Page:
1. Limited time only! Sign up for a free 30min personal tutor trial with Chegg Tutors
    Dismiss Notice
Dismiss Notice
Join Physics Forums Today!
The friendliest, high quality science and math community on the planet! Everyone who loves science is here!

Homework Help: Rotational Kinematics: Falling Rod

  1. Jan 8, 2012 #1
    1. A uniform rigid rod of length L and mass M is attached to a frictionless pivot point at one end. The rod is initially held completely horizontal and is released from rest. What is the linear and angular velocities at the instant the rod is in the vertical position?

    2. -ΔU = ΔK

    3. -ΔU = ΔK(trans) + ΔK(rotat)
    MgΔh = .5MV^2 + .5Iω^2 and I = (1/3)ML^2 since it is a rod pivoted at the end
    MgΔh = .5MV^2 + .5((1/3)ML^2)ω^2 and Lω = V -------> V = (ω/L)
    2gΔh = V^2 + (1/3)V^2
    2gΔh = (4/3)V^2
    V = ((3/2)gΔh) ^ (1/2) and ω = V/L = (((3/2)gΔh)^(1/2))/L

    Is this correct? It then says to confirm your answer by using two photogates at the vertical position. The info for that problem is:

    Length of the rod: 1m
    Time it takes to get to the vertical position: 0.4419s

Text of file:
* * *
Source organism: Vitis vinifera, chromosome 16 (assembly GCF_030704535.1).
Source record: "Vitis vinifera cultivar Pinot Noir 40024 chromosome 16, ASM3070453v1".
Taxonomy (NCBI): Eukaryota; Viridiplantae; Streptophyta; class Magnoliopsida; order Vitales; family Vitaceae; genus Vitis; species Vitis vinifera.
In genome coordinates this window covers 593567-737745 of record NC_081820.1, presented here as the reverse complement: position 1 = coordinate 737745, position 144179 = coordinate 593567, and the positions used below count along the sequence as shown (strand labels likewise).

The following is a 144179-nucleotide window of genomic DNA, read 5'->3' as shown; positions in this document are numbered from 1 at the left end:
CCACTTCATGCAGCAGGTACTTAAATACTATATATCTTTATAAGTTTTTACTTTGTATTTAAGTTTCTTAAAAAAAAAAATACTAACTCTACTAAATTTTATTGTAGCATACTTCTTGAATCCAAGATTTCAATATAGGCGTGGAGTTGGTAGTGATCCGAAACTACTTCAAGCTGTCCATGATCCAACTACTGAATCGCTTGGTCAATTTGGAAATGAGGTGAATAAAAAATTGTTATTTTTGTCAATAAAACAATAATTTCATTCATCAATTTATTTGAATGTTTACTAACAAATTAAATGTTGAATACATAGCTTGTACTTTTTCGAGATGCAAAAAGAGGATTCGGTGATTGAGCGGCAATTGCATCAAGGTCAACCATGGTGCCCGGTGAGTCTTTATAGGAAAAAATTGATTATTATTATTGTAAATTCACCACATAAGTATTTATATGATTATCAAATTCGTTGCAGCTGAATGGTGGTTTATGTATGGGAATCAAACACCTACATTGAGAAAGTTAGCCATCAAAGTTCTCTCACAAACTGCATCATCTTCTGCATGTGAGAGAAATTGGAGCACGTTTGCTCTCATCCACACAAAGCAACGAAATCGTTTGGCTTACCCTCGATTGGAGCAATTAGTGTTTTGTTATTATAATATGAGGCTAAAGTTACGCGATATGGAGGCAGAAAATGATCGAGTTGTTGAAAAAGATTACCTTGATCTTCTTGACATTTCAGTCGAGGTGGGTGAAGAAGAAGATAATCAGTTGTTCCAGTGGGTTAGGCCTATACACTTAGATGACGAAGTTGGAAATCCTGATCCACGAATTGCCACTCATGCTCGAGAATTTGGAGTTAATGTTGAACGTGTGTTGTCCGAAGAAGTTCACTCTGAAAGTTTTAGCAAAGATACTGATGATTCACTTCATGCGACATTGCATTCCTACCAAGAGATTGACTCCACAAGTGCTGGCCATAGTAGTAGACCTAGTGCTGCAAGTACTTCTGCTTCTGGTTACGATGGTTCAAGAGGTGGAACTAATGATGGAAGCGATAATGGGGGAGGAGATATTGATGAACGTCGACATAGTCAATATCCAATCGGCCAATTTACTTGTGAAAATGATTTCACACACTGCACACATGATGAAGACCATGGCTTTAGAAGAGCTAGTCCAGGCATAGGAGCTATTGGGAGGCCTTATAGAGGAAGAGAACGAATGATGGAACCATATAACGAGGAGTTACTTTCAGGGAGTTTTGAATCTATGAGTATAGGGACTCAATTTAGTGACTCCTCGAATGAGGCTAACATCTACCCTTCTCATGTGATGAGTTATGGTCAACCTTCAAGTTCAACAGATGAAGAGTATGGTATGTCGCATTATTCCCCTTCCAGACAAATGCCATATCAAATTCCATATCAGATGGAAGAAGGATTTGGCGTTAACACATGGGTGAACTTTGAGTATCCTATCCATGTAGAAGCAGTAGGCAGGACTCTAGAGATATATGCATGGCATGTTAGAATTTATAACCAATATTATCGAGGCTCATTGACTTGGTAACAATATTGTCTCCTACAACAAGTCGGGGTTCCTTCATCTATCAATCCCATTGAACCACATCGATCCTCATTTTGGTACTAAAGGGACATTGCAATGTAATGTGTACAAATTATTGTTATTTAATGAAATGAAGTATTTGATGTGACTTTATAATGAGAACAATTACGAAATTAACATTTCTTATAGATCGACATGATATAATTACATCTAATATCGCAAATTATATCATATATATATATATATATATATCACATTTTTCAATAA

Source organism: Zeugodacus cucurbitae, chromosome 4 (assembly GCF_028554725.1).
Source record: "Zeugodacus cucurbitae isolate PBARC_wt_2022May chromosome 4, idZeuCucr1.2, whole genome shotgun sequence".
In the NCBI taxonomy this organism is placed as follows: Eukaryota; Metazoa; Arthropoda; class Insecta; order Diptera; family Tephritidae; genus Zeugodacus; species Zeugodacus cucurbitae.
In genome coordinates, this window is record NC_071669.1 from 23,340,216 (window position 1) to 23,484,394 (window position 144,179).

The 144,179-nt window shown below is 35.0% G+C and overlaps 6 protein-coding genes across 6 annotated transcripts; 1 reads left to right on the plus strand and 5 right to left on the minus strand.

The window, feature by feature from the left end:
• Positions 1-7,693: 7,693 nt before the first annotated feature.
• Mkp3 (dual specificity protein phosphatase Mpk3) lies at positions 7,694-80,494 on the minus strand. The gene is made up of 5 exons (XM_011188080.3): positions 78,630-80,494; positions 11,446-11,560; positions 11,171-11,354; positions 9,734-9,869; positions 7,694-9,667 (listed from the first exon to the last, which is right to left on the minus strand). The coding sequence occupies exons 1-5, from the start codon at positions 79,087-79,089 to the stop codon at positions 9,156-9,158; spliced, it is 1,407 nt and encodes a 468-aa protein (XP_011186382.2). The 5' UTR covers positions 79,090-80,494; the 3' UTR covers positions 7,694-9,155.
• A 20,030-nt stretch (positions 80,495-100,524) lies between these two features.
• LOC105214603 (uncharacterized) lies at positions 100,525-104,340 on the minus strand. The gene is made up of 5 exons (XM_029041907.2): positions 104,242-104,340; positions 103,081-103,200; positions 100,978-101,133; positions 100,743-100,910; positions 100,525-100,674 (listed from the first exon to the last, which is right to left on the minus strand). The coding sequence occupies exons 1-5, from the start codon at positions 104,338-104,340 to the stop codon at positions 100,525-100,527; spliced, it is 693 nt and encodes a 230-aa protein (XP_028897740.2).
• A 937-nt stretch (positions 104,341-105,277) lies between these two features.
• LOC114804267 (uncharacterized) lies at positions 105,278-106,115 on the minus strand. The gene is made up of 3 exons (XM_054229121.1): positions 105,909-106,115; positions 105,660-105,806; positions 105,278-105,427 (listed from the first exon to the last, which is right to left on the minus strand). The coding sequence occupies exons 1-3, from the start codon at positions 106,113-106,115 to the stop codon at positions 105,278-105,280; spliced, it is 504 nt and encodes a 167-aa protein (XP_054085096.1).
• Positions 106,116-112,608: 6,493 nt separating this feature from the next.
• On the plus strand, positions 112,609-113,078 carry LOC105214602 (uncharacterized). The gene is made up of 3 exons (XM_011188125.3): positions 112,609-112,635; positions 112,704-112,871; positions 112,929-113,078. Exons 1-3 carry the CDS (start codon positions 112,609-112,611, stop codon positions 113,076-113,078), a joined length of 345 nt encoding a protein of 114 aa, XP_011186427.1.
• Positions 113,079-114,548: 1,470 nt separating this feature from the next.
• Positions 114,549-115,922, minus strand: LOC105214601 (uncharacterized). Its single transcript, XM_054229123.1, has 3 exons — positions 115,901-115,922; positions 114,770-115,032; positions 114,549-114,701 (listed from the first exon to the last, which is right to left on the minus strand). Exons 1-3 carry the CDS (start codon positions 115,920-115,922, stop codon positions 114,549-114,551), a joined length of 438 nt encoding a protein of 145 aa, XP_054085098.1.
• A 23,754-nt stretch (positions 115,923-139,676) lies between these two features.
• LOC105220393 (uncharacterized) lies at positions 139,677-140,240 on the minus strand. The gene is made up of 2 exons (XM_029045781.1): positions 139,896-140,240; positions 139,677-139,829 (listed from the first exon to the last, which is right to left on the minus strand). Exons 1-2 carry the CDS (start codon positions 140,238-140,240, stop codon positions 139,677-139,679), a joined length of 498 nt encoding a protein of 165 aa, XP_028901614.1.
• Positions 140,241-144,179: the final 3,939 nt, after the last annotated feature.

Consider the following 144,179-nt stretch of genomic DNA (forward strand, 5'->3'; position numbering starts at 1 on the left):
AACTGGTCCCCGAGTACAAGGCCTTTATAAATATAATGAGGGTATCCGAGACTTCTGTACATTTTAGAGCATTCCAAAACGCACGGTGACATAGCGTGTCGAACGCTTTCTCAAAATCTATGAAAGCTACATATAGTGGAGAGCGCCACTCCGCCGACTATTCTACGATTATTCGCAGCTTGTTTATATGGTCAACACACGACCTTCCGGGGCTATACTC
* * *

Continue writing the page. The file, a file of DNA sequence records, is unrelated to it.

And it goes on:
Time it takes to pass between the photogates: 0.0032s
    Distance between the photogates: 0.016m
    Mass of the rod (doesn't matter): 92.4g
  2. jcsd
  3. Jan 8, 2012 #2


    User Avatar
    Homework Helper

    I do not think your derivation is correct. First, you did not specified what Δh and V are.
    If you consider the motion of the rod with respect to the pivot then it is rotation about a fixed axis. KE=Iω2, I = 1/3 ML2.

  4. Jan 8, 2012 #3
    Sorry for not being clearer:
    Δh = L since h(i) = 0 and h(f) = L
    and V is the linear velocity at the vertical position
    Last edited: Jan 8, 2012
  5. Jan 9, 2012 #4


    User Avatar
    Homework Helper

    The change of the potential energy of the uniform rigid rod is not mgL. Think: the piece at the pivot does not change height, while the height of the opposite end changes by L.

    Linear velocity of what piece of the rod do you speak about ?

  6. Jan 9, 2012 #5
    HINT: 1.consider center of mass OF THE ROD ?
Share this great discussion with others via Reddit, Google+, Twitter, or Facebook